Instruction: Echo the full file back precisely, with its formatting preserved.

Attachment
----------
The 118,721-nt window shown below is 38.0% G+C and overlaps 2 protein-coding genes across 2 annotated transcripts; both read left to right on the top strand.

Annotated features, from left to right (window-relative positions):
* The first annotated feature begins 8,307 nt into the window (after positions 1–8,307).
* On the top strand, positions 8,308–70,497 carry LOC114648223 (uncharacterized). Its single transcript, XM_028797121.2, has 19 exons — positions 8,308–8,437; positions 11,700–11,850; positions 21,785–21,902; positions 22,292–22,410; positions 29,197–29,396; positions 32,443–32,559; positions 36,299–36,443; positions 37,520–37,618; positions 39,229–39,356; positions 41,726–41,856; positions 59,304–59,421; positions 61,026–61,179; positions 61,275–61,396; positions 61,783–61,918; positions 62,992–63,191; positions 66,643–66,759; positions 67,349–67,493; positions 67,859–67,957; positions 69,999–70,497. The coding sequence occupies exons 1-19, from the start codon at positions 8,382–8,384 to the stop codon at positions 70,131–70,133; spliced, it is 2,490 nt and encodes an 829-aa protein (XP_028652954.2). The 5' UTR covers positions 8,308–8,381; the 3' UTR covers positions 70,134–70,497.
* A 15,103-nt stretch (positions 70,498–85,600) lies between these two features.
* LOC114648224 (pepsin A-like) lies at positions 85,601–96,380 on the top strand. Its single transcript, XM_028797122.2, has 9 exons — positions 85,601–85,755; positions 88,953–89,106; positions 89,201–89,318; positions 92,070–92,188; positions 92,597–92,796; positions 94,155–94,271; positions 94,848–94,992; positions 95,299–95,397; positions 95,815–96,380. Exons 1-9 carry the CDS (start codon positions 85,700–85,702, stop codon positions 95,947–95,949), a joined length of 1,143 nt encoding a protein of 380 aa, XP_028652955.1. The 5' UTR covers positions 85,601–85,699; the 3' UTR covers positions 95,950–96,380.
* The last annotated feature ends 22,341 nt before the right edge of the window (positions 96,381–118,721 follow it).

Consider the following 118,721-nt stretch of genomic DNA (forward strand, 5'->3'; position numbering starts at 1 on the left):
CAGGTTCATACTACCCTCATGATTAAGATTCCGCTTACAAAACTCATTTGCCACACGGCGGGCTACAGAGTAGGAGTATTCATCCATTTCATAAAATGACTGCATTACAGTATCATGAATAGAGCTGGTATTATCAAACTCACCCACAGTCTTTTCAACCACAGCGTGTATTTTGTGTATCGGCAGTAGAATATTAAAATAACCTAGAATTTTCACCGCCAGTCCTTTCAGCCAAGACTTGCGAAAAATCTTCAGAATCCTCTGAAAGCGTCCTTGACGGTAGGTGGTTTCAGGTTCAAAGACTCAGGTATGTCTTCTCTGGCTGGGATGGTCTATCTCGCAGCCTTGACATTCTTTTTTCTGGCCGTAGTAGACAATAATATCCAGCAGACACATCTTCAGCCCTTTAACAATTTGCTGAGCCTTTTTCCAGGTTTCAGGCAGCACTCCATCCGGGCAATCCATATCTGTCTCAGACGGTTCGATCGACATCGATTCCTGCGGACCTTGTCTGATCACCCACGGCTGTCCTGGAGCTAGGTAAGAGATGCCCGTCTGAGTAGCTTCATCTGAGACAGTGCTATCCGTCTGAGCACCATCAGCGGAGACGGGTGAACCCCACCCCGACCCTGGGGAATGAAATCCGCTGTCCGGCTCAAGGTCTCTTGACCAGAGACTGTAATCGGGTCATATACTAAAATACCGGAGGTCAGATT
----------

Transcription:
The 118,721-nt window shown below is 38.0% G+C and overlaps 2 protein-coding genes across 2 annotated transcripts; both read left to right on the top strand.

Annotated features, from left to right (window-relative positions):
* The first annotated feature begins 8,307 nt into the window (after positions 1–8,307).
* On the top strand, positions 8,308–70,497 carry LOC114648223 (uncharacterized). Its single transcript, XM_028797121.2, has 19 exons — positions 8,308–8,437; positions 11,700–11,850; positions 21,785–21,902; positions 22,292–22,410; positions 29,197–29,396; positions 32,443–32,559; positions 36,299–36,443; positions 37,520–37,618; positions 39,229–39,356; positions 41,726–41,856; positions 59,304–59,421; positions 61,026–61,179; positions 61,275–61,396; positions 61,783–61,918; positions 62,992–63,191; positions 66,643–66,759; positions 67,349–67,493; positions 67,859–67,957; positions 69,999–70,497. The coding sequence occupies exons 1-19, from the start codon at positions 8,382–8,384 to the stop codon at positions 70,131–70,133; spliced, it is 2,490 nt and encodes an 829-aa protein (XP_028652954.2). The 5' UTR covers positions 8,308–8,381; the 3' UTR covers positions 70,134–70,497.
* A 15,103-nt stretch (positions 70,498–85,600) lies between these two features.
* LOC114648224 (pepsin A-like) lies at positions 85,601–96,380 on the top strand. Its single transcript, XM_028797122.2, has 9 exons — positions 85,601–85,755; positions 88,953–89,106; positions 89,201–89,318; positions 92,070–92,188; positions 92,597–92,796; positions 94,155–94,271; positions 94,848–94,992; positions 95,299–95,397; positions 95,815–96,380. Exons 1-9 carry the CDS (start codon positions 85,700–85,702, stop codon positions 95,947–95,949), a joined length of 1,143 nt encoding a protein of 380 aa, XP_028652955.1. The 5' UTR covers positions 85,601–85,699; the 3' UTR covers positions 95,950–96,380.
* The last annotated feature ends 22,341 nt before the right edge of the window (positions 96,381–118,721 follow it).

Consider the following 118,721-nt stretch of genomic DNA (forward strand, 5'->3'; position numbering starts at 1 on the left):
CAGGTTCATACTACCCTCATGATTAAGATTCCGCTTACAAAACTCATTTGCCACACGGCGGGCTACAGAGTAGGAGTATTCATCCATTTCATAAAATGACTGCATTACAGTATCATGAATAGAGCTGGTATTATCAAACTCACCCACAGTCTTTTCAACCACAGCGTGTATTTTGTGTATCGGCAGTAGAATATTAAAATAACCTAGAATTTTCACCGCCAGTCCTTTCAGCCAAGACTTGCGAAAAATCTTCAGAATCCTCTGAAAGCGTCCTTGACGGTAGGTGGTTTCAGGTTCAAAGACTCAGGTATGTCTTCTCTGGCTGGGATGGTCTATCTCGCAGCCTTGACATTCTTTTTTCTGGCCGTAGTAGACAATAATATCCAGCAGACACATCTTCAGCCCTTTAACAATTTGCTGAGCCTTTTTCCAGGTTTCAGGCAGCACTCCATCCGGGCAATCCATATCTGTCTCAGACGGTTCGATCGACATCGATTCCTGCGGACCTTGTCTGATCACCCACGGCTGTCCTGGAGCTAGGTAAGAGATGCCCGTCTGAGTAGCTTCATCTGAGACAGTGCTATCCGTCTGAGCACCATCAGCGGAGACGGGTGAACCCCACCCCGACCCTGGGGAATGAAATCCGCTGTCCGGCTCAAGGTCTCTTGACCAGAGACTGTAATCGGGTCATATACTAAAATACCGGAGGTCAGATT